I went up to bed that night with Baby Rae and a smile, not only because the universe had delivered the goods, but because I’d liked its answer:

Henrietta Lacks had mattered. Amy’s mother had mattered—and Amy’s friend mattered, and her dog mattered, too.

My mother mattered.

Every story matters.

It just took a writer to dig up Henrietta’s (another big smile here), so we could all know just how very much Henrietta mattered.               

I post on Thursdays and Mondays, and sometimes more, but sometimes less—and thanks for coming by, because you matter.

Going Into The Unknown

The cover of the first edition of Adventures o...

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Is anything scarier for a writer than total blankness?

As in his or her mind? And the blank screen in front of same?

In a word: no. Though rejection runs a close second.

“Going into the unknown is invariably frightening, but we learn what is significantly new only through adventures.” M. Scott Peck, MD (psychiatrist and best-selling author)

I sort of love that quote. So I’ve reframed writer’s block—the dreaded blankness—as Peck’s unknown. And Peck’s interesting use of the word adventures, as in The Adventures of Huckleberry Finn, is infinitely more seductive than the word discipline (what is actually required for trudging through the darkness of blankness). And, see, I can’t help translating adventure as fun: a night on the town, an exotic vacation, and/or white water rafting. Now we’re talking.

We’re talking a method of making writers block palatable, even … adventurous. Because writing can be hard, people.

So why do it?

Excellent question—but it’s like asking why climb Everest, or build outrageously tall buildings, or do Sudoko. (I get the first two, but Suduko?)  

Samuel Clemens aka Mark Twain, author of The Adventures of Huckleberry Finn, which is generally regarded as the first Great American Novel, is my conception of the complete man. He was smart, brave, a little dark—okay, a lot dark—funny, and hot, and a first-class adventurer.   

So hot that I initially (and unconsciously) fashioned Aidan Madsen, the romantic lead of my novel, The Angry Woman Suite, after Mark Twain—er, till someone told me rather derisively that George Clooney might actually be hotter than Twain (and way less dead). An apt observation–and so, yes, Aidan Madsen is now Clooney-hot . . . he also has layers. And secrets. He is, in a word, complicated–maybe even dangerous. But more about Aidan later.   

Mark Twain put the manuscript for The Adventures of Huckleberry Finn away for months, even years, before finally finishing it. Maybe because he was drawing blanks all over the place. Or maybe it was the fear of confronting the realities of slavery—but in the end, Twain the adventurer followed through on the theme of his novel, doing what he had Huck do: the hard thing. 

Despite the occasional “blank-out” or boredom, rising to a challenge, along with tenacity, are the primary characteristics of writers (and mountain climbers and builders-in-the-sky).

Okay, and Sudoko savants, too. The act of writing is not an unknown. Neither are the acts of scaling mountains and building skyscrapers. The mind itself is the unknown. Whether blank (asleep), or awake, it’s the uncharted.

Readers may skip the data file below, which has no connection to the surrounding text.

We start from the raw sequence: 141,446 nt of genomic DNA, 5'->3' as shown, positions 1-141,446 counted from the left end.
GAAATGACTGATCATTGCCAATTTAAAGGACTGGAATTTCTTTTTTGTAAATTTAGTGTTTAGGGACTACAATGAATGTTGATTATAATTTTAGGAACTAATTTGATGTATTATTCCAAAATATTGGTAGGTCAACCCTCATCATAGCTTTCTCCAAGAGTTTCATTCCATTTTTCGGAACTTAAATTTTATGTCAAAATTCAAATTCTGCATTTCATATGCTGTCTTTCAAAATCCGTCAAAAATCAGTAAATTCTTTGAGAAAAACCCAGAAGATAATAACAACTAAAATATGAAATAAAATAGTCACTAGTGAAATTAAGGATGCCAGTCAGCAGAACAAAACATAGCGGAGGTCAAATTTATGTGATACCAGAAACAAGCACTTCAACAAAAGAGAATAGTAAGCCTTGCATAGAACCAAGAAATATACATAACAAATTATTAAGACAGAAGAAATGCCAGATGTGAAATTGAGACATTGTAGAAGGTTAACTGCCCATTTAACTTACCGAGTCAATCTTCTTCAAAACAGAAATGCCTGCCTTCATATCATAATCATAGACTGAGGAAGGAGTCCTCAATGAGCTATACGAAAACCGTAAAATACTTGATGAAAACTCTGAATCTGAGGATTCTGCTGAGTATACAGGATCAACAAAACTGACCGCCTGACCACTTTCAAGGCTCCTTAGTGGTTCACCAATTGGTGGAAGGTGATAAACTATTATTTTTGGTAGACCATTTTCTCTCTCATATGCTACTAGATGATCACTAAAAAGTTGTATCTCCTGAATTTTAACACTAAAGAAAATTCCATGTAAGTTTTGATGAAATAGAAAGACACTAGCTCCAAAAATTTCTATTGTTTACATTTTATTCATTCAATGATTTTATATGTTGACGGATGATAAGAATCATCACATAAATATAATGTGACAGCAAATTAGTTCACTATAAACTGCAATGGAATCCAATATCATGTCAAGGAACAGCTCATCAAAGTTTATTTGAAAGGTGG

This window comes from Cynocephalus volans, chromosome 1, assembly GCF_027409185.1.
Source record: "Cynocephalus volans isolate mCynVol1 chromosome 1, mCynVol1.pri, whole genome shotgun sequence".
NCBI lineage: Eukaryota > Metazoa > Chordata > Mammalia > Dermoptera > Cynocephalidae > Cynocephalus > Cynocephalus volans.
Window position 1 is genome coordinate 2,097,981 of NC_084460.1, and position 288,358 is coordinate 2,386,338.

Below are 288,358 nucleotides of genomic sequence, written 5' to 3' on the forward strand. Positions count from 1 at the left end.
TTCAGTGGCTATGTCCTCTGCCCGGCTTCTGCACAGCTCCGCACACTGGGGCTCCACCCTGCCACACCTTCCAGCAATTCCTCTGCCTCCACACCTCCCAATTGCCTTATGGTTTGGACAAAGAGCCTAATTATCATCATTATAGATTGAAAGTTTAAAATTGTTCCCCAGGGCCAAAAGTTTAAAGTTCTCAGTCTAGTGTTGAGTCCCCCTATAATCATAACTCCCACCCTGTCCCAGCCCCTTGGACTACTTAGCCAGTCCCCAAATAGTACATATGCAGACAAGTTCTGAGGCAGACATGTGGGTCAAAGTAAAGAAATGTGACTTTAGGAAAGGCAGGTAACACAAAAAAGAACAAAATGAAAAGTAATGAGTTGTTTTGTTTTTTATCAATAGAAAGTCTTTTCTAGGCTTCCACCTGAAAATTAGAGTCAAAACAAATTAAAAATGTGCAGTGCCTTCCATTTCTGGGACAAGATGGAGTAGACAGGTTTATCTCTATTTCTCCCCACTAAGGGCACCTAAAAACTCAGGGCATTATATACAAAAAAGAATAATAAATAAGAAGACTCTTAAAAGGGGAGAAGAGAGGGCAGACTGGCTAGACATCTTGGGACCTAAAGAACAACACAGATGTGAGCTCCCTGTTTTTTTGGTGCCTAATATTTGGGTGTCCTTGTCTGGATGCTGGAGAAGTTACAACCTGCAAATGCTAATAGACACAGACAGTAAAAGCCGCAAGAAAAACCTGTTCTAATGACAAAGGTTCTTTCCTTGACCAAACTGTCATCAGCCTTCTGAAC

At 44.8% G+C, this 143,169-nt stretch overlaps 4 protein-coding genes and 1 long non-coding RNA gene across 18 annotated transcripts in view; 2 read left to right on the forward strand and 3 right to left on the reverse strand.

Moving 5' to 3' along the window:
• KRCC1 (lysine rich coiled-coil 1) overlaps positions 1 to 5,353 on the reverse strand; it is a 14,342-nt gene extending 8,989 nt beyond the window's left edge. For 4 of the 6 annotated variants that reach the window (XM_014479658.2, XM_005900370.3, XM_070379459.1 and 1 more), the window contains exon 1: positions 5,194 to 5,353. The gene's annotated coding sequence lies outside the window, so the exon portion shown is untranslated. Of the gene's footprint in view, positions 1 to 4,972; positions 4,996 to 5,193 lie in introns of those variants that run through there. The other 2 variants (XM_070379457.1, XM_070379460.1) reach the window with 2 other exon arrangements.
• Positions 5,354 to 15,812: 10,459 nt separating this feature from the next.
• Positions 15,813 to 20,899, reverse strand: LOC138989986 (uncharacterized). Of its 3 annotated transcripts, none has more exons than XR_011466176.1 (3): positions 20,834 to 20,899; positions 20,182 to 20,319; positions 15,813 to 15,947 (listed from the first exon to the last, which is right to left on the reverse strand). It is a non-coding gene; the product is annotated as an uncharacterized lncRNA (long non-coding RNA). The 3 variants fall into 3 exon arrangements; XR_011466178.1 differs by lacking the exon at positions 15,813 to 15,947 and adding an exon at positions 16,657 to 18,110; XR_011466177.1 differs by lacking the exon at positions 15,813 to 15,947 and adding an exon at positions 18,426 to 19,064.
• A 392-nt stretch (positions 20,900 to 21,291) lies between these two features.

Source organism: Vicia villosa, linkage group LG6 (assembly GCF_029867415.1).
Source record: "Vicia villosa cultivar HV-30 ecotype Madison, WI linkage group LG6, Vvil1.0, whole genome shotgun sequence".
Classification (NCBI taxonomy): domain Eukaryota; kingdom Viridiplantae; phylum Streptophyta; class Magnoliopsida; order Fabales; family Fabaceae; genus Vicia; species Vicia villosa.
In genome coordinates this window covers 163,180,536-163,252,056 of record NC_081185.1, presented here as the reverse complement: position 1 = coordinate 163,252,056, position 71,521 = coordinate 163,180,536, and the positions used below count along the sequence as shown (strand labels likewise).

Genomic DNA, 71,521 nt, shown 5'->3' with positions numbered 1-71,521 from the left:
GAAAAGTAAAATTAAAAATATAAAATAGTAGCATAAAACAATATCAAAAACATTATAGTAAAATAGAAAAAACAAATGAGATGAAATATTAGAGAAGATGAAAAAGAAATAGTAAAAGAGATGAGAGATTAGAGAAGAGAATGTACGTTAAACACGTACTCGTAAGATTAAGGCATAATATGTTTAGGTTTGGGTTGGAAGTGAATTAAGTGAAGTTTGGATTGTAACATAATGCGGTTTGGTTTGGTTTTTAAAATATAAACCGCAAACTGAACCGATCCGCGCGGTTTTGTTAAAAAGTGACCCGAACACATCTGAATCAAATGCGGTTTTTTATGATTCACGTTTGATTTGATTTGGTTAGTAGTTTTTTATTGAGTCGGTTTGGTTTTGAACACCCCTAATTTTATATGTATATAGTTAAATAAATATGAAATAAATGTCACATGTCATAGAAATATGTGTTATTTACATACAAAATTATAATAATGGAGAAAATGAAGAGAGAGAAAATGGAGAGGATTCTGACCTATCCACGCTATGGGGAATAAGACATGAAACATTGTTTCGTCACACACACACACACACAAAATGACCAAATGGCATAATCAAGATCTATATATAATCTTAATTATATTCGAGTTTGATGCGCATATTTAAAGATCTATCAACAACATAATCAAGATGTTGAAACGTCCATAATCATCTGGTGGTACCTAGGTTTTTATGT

So, going into the mind—what all adventurers do—is the ultimate game. The kind of work that’s fun. It’s why writers confront the dark blankness of fear, and keep going back to it again and again, meeting self-imposed challenges and repeatedly raising their bars. Simply put, writers are competitors who write to best themselves.

Query Hell

Neurotic.

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I’ve been asked to post a piece I actually wrote some time back, about querying literary agents, so here we go:

Welcome to Hell (and producing a drop-dead query truly is). . . .     

First, don’t go all neurotic over dropping into hell. It’s not uncharted territory. Second, get to work familiarizing yourself with AgentQuery and the AAR database—there’re a million other Internet resources, but AQ is my favorite (see link opposite column). It’s chock-full of info about the pub business, the agents, and it’s easy to navigate. Please follow the agents’ submission preferences! To think they’re irrevelant, or your work so dang brilliant you can enclose fifty pages when an agent clearly specifies five, is a little like flipping someone the bird on a LA freeway: it’s just not going to go well for you.

On the other hand, breathe deeply and believe. Living in hell is, well, hell, but some over-anxious mindsets make the stay harder than need be—and who’s looking for a harder way to do anything, unless of course you’re a committed neurotic? Remember you’ve already completed a whole manuscript of fiction, or, if non-fiction, manufactured an exciting, with-a-twist! proposal on the invention of the ball bearing—meaning you are already so not a slacker, my friend. So there.

That scary query . . .

A whole industry has been built on the back of the query letter (whole books! too numerous to count!!) about how to write one (and how scary the statistics are: only 1% of queries get a positive response). People have made a whole lot of money off this puppy. Now, though, all the how-to, plus examples of successful queries, can be found on the internet—again, check out AgentQuery.    

Simply put, the query letter is your calling card with a pitch. Its anatomy is one page, three basic paragraphs; four if you must. Don’t forget to include genre, word count, and title!—and if you’ve done your homework, you know a bit about the agent you’re querying, so tell her or him why s/he’s the the Chosen One (because s/he repped a book you love; because you love her/his blog, etc.).

Resist making your opening a rhetorical question, as in “Ever wonder why everyone’s so surprised when their obviously insane next door neighbor turns out to be a serial killer?” Consider a “When” opening instead. Maybe like, “When the charred bodies of America’s premier artist Matthew Waterston and his wife were recovered from their burned-out mill house, all eyes turned to the reclusive Stella Grayson, and for one shameful reason only: Stella Grayson was physically repellant.”